Starbucks spokeswoman Audrey Lincoff says there was nothing Nixonian about the frantic second memo. "As is our standard business practice," she says by e-mail, "we often ask our partners [employees] to destroy, discard or recycle communications that are inaccurate or outdated."
Which is why, we guess, we never saw the memo pushing 9/11 Breakfast Blend.
Fred Ashmead lost his race against Duane Bohac for a Texas House seat last November, but he's not done fighting. Except now it's with his neighbors.
Ashmead, 58, is sporting a black eye thanks to a Christmas brawl with neighbor Brian Gillespie, 52.
Both the Democratic Ashmead and the Republican Gillespie say they have been verbally sparring for a long time, mostly over dueling campaign signs in their Oak Forest-area front yards. Gillespie's eight-foot Christmas crucifix, hanging from a tree, apparently further fanned the flames.
The bout was caught on security cameras Gillespie says he had installed after his tires were slashed.
"I was dumb enough to ignore that video camera, and it never occurred to me that he staged the confrontation and I played right into his hands," Ashmead says. "I hit him twice, and my wet shoes slipped out from under me. So with me on the ground he just beat the fool out of me."
Gillespie says he was defending himself and the tapes prove it, although they were not available for outside review, perhaps pending a pay-per-view sale.
Each side wanted charges filed on the other, but the D.A.'s office declined to get involved.
Houston Is Fat-tastic!
The mysterious phenomenon of Men's Fitness magazine has surfaced again.
Does anyone ever read, or think about, or even acknowledge the existence of this magazine at any time other than its annual Fattest City PR campaign? (Obviously, in Houston the answer is no.)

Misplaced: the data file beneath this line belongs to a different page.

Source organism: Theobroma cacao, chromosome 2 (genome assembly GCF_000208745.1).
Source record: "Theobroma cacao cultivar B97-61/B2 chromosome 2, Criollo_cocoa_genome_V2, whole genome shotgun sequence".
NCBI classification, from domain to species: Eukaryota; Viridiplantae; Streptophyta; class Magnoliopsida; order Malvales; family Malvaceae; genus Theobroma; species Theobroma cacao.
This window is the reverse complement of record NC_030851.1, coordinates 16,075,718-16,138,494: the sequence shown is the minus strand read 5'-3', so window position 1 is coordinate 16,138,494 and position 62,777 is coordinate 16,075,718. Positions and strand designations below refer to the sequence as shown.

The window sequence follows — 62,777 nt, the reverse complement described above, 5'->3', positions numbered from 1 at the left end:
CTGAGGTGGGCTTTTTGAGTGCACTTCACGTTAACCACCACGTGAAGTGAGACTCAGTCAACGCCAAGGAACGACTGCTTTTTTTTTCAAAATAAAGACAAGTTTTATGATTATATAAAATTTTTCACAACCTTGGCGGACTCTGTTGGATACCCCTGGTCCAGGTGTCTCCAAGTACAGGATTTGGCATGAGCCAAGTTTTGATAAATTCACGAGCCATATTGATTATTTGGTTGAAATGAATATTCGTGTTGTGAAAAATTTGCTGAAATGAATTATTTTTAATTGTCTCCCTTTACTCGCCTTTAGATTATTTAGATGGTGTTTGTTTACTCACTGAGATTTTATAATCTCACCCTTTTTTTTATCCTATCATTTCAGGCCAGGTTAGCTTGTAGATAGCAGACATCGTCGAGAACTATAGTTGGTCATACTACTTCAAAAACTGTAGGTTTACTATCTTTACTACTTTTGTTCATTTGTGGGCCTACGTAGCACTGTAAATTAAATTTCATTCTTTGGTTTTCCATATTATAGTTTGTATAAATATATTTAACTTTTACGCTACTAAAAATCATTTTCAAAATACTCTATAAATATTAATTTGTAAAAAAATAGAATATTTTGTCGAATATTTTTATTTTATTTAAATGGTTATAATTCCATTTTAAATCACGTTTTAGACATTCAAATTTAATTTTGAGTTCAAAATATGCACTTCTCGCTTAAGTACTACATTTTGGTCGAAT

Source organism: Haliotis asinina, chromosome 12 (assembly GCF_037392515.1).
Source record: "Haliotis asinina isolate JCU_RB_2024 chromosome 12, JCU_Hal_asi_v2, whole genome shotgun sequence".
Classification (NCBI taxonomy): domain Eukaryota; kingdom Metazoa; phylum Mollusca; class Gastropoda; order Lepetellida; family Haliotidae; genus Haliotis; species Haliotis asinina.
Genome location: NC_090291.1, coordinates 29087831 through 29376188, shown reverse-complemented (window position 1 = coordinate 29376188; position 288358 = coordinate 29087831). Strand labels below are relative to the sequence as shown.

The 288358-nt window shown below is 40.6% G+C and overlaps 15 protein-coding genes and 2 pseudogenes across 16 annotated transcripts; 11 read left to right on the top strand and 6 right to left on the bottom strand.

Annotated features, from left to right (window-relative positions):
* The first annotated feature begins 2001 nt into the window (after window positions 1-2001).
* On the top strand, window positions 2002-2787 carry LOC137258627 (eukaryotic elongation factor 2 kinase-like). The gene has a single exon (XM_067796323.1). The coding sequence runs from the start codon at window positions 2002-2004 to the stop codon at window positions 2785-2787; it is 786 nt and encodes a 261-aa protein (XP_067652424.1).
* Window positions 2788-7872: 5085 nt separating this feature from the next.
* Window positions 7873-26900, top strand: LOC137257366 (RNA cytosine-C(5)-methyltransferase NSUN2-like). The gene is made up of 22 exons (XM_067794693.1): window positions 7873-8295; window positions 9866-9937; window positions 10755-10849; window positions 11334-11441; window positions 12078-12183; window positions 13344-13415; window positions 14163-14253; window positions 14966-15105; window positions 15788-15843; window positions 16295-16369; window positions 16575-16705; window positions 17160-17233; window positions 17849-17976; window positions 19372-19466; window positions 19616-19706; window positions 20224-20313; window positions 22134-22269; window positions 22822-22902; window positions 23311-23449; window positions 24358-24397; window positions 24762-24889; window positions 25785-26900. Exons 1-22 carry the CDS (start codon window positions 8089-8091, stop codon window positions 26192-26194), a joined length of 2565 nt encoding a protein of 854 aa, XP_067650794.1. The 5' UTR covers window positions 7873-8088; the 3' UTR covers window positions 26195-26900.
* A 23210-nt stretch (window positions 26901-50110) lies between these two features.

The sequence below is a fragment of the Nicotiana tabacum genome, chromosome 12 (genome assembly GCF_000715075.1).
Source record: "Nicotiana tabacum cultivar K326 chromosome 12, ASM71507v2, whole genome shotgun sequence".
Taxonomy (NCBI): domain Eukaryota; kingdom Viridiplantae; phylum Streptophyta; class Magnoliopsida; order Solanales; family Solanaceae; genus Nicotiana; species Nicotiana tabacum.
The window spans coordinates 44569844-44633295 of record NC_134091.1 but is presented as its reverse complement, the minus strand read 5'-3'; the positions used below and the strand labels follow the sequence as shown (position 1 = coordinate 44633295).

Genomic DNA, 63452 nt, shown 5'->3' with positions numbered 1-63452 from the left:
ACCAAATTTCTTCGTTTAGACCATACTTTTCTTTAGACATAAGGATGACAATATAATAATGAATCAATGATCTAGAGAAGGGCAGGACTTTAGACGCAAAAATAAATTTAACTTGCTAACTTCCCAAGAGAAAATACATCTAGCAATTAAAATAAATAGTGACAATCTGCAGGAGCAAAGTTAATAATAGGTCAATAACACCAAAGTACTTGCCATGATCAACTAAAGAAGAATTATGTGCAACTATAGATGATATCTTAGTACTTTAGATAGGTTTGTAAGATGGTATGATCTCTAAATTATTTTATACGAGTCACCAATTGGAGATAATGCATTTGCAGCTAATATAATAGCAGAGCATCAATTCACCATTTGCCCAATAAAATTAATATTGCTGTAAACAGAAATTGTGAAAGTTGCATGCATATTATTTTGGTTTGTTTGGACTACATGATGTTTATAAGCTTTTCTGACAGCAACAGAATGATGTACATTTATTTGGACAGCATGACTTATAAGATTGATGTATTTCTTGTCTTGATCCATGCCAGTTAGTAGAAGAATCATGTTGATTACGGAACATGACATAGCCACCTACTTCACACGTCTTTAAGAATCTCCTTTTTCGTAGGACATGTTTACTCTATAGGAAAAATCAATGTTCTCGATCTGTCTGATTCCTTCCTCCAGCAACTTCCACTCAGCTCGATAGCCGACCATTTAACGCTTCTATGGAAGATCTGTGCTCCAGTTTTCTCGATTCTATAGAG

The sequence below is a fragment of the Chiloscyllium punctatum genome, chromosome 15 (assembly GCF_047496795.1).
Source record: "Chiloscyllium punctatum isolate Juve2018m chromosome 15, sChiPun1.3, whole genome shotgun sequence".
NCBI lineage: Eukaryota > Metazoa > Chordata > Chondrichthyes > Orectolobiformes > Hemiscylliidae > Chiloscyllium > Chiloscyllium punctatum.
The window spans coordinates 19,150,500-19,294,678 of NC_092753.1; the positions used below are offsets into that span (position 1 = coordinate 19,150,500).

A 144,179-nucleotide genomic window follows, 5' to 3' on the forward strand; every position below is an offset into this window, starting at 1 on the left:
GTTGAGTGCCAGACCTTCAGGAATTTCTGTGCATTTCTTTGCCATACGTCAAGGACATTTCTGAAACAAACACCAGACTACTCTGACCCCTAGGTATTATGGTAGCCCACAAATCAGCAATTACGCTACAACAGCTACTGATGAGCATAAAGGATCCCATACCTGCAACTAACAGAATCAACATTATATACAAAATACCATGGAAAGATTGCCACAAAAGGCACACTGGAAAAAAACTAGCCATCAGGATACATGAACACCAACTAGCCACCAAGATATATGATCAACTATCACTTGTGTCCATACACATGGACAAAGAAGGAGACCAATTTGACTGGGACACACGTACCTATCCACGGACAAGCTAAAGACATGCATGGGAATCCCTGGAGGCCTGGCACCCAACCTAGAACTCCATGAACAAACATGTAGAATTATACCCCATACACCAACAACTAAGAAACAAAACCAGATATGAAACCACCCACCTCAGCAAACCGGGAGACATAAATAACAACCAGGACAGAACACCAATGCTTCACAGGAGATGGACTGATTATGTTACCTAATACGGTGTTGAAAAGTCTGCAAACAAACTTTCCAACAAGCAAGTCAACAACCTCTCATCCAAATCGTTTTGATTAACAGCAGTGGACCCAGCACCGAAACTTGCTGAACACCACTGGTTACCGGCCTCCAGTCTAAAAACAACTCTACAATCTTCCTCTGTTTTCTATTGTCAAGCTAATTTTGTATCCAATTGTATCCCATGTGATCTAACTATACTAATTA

It's like Mr. Blackwell and his worst-dressed lists: utter obscurity 11 months of the year, and then people get into a dither about them because of some gimmicky, subjective publicity grab. Men's Fitness is the Punxsutawney Phil of magazines, both in terms of year-round relevance and scientifically based research (see "Ground Zero," November 18).
But as everyone knows by now, Houston has reclaimed its title as the nation's fattest city. And Houston City Council did its part by being outraged and devoting plenty of time to getting the vapors over the issue.
"We could have a contest for silliest magazine," Councilman Michael Berry said at the January 5 council meeting.
Mayor Pro Tem Carol Alvarado had a more nuanced take, questioning the bona fides of the study. "I don't think they actually came down and weighed anybody," she said, apparently envisioning the Simpsons episode where the population of Springfield gets on a truck scale.
Mayor Bill White went on one of the network morning news shows to defend our fair city. And Councilman Adrian Garcia proposed that the city record every hour that municipal employees work out and then submit the numbers to Men's Fitness. Snow them under with paperwork! That'll teach 'em!
Having finished their hard work plugging the magazine, White and the councilmembers presumably turned their attention to other things.
And Men's Fitness returned to its regular place in the universe, right next to Scale Aircraft Modeler in magazine superstores. Until next year, when Houston city officials stand ready to do their part again to boost circulation.